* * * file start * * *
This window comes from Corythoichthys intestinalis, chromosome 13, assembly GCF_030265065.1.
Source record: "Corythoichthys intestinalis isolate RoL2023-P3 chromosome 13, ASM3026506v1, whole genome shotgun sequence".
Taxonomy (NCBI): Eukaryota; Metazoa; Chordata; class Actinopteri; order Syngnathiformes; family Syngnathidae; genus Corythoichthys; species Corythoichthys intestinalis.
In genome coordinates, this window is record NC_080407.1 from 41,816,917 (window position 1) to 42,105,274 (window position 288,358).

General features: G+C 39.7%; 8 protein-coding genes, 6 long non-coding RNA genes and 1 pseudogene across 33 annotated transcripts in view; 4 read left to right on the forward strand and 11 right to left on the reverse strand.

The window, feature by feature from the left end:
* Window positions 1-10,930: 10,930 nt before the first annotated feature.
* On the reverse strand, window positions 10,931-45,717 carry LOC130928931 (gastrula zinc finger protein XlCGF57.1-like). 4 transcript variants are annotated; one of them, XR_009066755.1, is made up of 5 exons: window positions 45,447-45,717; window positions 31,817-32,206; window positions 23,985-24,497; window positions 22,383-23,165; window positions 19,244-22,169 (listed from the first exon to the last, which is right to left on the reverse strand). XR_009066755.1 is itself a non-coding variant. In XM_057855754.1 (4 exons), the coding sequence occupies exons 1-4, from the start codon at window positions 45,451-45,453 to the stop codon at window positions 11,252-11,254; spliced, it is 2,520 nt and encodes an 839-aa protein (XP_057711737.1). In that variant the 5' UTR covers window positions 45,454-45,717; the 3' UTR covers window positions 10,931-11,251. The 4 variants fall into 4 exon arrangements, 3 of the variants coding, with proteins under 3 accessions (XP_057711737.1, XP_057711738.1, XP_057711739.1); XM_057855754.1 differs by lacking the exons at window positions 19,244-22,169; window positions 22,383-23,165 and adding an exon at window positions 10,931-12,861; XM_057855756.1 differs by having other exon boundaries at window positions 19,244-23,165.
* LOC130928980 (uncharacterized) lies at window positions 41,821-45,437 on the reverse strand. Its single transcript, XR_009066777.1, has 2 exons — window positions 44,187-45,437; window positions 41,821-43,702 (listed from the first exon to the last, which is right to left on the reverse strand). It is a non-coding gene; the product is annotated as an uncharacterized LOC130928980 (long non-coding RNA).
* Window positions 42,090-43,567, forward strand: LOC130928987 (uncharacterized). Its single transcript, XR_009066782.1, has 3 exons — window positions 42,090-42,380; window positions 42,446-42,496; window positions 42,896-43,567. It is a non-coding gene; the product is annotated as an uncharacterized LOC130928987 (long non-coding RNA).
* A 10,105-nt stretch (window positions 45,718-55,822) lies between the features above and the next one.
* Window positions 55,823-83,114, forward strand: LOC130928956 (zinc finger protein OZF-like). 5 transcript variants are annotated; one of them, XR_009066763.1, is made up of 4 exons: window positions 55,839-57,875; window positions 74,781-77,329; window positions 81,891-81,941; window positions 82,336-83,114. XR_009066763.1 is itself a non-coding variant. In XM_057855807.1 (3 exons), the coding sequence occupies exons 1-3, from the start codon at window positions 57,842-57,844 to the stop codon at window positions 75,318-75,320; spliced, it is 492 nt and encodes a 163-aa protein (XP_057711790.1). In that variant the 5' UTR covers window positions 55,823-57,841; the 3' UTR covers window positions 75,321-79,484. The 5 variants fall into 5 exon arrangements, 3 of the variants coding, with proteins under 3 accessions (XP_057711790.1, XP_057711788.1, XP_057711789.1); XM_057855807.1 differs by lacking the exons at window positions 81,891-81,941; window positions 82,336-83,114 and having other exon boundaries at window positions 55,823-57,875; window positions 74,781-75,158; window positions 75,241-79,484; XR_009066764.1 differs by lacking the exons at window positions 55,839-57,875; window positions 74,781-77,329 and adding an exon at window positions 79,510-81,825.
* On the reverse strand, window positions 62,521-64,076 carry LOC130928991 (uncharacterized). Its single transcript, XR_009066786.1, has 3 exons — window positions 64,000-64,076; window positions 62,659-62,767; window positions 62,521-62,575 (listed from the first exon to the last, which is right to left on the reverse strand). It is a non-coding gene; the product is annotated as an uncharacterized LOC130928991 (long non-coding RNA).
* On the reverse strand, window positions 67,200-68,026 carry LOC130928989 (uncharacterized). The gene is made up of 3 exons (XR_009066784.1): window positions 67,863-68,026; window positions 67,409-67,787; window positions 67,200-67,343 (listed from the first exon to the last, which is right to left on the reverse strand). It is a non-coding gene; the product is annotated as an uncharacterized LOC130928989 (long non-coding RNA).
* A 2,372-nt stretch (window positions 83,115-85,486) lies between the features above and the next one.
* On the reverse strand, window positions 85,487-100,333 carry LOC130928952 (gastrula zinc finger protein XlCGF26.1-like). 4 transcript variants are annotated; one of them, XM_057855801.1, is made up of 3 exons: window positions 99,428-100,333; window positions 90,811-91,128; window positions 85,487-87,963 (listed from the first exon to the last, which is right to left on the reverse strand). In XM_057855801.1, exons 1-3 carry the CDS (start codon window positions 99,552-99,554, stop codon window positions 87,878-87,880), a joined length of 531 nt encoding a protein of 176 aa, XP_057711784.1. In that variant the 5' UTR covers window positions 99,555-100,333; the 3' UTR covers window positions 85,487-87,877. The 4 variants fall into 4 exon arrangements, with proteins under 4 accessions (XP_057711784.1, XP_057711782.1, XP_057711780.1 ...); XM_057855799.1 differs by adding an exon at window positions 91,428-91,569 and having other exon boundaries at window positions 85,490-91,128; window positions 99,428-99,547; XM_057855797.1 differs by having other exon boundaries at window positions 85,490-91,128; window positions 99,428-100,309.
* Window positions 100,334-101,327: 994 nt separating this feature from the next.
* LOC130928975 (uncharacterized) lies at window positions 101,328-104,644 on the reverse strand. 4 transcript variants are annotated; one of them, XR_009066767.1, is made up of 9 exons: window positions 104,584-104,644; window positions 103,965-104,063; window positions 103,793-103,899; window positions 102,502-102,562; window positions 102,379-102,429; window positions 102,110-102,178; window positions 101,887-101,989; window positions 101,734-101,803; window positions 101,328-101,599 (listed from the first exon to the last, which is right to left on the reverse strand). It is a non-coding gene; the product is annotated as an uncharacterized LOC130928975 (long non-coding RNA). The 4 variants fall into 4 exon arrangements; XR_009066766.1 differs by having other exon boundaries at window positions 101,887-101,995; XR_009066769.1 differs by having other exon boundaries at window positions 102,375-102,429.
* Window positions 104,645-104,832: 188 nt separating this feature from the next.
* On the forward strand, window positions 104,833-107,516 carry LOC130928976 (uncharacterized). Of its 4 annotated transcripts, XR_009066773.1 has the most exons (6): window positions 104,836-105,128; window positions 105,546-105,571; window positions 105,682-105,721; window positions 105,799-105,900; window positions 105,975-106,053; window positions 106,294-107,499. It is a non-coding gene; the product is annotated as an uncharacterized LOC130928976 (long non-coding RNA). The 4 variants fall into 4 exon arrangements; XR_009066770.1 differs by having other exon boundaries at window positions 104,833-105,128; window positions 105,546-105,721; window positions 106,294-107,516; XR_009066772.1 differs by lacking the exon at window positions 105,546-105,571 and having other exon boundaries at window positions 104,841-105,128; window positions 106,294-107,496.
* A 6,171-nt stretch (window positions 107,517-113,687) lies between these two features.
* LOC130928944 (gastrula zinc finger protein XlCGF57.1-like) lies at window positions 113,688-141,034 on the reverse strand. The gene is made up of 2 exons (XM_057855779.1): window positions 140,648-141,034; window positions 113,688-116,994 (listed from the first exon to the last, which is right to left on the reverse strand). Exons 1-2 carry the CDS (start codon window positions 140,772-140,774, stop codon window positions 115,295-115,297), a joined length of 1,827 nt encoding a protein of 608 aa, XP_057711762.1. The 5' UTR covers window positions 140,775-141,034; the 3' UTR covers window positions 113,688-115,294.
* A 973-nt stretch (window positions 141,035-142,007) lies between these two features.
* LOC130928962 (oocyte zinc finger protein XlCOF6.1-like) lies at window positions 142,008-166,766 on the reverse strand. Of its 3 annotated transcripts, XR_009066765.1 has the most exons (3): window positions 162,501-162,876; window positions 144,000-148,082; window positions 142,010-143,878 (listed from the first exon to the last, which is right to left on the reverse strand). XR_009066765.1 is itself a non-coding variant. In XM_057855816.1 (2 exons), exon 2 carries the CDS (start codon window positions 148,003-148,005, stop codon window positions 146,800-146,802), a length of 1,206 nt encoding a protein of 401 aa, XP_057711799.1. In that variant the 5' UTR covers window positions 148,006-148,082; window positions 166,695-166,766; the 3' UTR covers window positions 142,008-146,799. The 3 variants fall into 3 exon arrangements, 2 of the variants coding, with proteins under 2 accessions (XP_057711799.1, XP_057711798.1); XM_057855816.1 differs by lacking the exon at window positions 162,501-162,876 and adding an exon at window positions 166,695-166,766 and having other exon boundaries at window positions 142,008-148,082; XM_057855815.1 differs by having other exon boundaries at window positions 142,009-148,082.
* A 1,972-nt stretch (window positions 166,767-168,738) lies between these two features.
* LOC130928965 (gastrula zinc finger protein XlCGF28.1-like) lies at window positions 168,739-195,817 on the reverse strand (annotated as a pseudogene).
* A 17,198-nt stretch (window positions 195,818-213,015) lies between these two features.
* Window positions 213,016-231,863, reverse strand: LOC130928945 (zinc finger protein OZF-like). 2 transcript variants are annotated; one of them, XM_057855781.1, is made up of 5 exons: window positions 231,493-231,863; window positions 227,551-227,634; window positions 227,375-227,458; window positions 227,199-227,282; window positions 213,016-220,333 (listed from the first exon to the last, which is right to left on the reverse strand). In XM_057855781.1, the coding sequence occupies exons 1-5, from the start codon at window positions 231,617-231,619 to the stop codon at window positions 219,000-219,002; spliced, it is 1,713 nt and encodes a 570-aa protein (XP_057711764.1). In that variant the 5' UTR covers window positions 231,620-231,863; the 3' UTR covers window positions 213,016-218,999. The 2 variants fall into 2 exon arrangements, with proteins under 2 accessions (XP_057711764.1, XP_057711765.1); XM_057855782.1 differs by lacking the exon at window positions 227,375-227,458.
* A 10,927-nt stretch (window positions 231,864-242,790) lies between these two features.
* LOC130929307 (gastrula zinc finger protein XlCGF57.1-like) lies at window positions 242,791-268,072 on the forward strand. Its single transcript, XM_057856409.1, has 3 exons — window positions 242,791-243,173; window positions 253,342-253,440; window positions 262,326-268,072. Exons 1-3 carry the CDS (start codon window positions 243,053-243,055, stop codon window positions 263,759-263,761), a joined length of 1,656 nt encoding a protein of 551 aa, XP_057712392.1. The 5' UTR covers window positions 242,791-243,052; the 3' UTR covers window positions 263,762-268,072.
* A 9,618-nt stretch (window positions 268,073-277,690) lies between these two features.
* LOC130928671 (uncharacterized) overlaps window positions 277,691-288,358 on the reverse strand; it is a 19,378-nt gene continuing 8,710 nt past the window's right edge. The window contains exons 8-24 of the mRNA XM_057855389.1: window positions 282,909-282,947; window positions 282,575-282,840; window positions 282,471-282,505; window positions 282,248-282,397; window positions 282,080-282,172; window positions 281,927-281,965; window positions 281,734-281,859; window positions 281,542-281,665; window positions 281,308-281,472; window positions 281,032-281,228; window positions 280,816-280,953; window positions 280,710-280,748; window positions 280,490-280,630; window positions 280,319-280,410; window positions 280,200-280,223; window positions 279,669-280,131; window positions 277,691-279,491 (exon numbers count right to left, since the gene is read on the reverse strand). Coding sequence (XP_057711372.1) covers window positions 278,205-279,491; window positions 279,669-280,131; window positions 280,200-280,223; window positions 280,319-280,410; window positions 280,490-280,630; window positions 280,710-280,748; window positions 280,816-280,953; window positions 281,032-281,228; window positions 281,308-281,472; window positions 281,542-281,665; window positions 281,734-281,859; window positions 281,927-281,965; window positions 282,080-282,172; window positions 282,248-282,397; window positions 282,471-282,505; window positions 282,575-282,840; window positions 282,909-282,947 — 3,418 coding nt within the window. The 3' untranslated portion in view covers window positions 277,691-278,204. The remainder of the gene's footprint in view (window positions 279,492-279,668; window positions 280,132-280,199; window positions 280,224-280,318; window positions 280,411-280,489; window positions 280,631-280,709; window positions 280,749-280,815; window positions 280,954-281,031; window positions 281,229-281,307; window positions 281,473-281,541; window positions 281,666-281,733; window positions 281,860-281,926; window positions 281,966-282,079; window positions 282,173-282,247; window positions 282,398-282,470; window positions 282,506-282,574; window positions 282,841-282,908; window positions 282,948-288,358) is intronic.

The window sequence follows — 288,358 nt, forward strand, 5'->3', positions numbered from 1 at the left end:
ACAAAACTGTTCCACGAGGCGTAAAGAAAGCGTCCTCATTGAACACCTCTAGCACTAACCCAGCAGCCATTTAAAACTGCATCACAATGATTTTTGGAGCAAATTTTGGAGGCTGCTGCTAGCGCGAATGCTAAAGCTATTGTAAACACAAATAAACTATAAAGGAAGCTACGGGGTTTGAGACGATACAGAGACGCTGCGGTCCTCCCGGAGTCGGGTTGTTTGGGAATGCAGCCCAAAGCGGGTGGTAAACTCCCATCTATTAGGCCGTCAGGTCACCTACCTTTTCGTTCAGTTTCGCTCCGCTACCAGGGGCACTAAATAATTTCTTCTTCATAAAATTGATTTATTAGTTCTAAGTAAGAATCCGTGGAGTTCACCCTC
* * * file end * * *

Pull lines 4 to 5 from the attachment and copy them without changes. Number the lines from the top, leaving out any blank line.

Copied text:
In genome coordinates, this window is record NC_080407.1 from 41,816,917 (window position 1) to 42,105,274 (window position 288,358).

General features: G+C 39.7%; 8 protein-coding genes, 6 long non-coding RNA genes and 1 pseudogene across 33 annotated transcripts in view; 4 read left to right on the forward strand and 11 right to left on the reverse strand.